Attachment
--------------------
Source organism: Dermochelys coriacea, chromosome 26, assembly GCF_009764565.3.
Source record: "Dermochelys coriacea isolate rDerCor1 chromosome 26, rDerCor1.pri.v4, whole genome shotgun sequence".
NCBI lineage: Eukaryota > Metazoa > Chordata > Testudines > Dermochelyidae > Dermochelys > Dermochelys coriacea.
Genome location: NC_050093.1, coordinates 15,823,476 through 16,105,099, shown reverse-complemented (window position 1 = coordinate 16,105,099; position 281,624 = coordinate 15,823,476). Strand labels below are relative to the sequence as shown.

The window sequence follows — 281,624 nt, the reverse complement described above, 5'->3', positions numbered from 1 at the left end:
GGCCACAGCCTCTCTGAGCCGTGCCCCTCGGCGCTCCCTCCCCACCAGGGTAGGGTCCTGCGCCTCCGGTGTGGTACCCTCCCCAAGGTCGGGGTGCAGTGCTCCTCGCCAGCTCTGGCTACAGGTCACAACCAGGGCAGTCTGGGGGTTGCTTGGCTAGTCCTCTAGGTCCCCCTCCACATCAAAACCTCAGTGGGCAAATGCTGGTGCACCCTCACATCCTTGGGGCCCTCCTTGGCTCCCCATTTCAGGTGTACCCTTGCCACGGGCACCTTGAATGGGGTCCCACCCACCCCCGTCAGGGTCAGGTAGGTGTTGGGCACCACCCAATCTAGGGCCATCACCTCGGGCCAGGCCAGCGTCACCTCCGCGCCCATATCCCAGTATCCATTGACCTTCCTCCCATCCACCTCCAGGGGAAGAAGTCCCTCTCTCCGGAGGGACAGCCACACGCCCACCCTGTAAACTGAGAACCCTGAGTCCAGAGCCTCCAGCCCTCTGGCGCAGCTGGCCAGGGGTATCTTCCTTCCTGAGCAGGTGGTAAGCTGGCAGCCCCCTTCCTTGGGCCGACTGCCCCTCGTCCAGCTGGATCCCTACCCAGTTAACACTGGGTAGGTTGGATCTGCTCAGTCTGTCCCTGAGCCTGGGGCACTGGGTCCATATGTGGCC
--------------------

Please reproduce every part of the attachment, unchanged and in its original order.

Source organism: Dermochelys coriacea, chromosome 26, assembly GCF_009764565.3.
Source record: "Dermochelys coriacea isolate rDerCor1 chromosome 26, rDerCor1.pri.v4, whole genome shotgun sequence".
NCBI lineage: Eukaryota > Metazoa > Chordata > Testudines > Dermochelyidae > Dermochelys > Dermochelys coriacea.
Genome location: NC_050093.1, coordinates 15,823,476 through 16,105,099, shown reverse-complemented (window position 1 = coordinate 16,105,099; position 281,624 = coordinate 15,823,476). Strand labels below are relative to the sequence as shown.

The window sequence follows — 281,624 nt, the reverse complement described above, 5'->3', positions numbered from 1 at the left end:
GGCCACAGCCTCTCTGAGCCGTGCCCCTCGGCGCTCCCTCCCCACCAGGGTAGGGTCCTGCGCCTCCGGTGTGGTACCCTCCCCAAGGTCGGGGTGCAGTGCTCCTCGCCAGCTCTGGCTACAGGTCACAACCAGGGCAGTCTGGGGGTTGCTTGGCTAGTCCTCTAGGTCCCCCTCCACATCAAAACCTCAGTGGGCAAATGCTGGTGCACCCTCACATCCTTGGGGCCCTCCTTGGCTCCCCATTTCAGGTGTACCCTTGCCACGGGCACCTTGAATGGGGTCCCACCCACCCCCGTCAGGGTCAGGTAGGTGTTGGGCACCACCCAATCTAGGGCCATCACCTCGGGCCAGGCCAGCGTCACCTCCGCGCCCATATCCCAGTATCCATTGACCTTCCTCCCATCCACCTCCAGGGGAAGAAGTCCCTCTCTCCGGAGGGACAGCCACACGCCCACCCTGTAAACTGAGAACCCTGAGTCCAGAGCCTCCAGCCCTCTGGCGCAGCTGGCCAGGGGTATCTTCCTTCCTGAGCAGGTGGTAAGCTGGCAGCCCCCTTCCTTGGGCCGACTGCCCCTCGTCCAGCTGGATCCCTACCCAGTTAACACTGGGTAGGTTGGATCTGCTCAGTCTGTCCCTGAGCCTGGGGCACTGGGTCCATATGTGGCC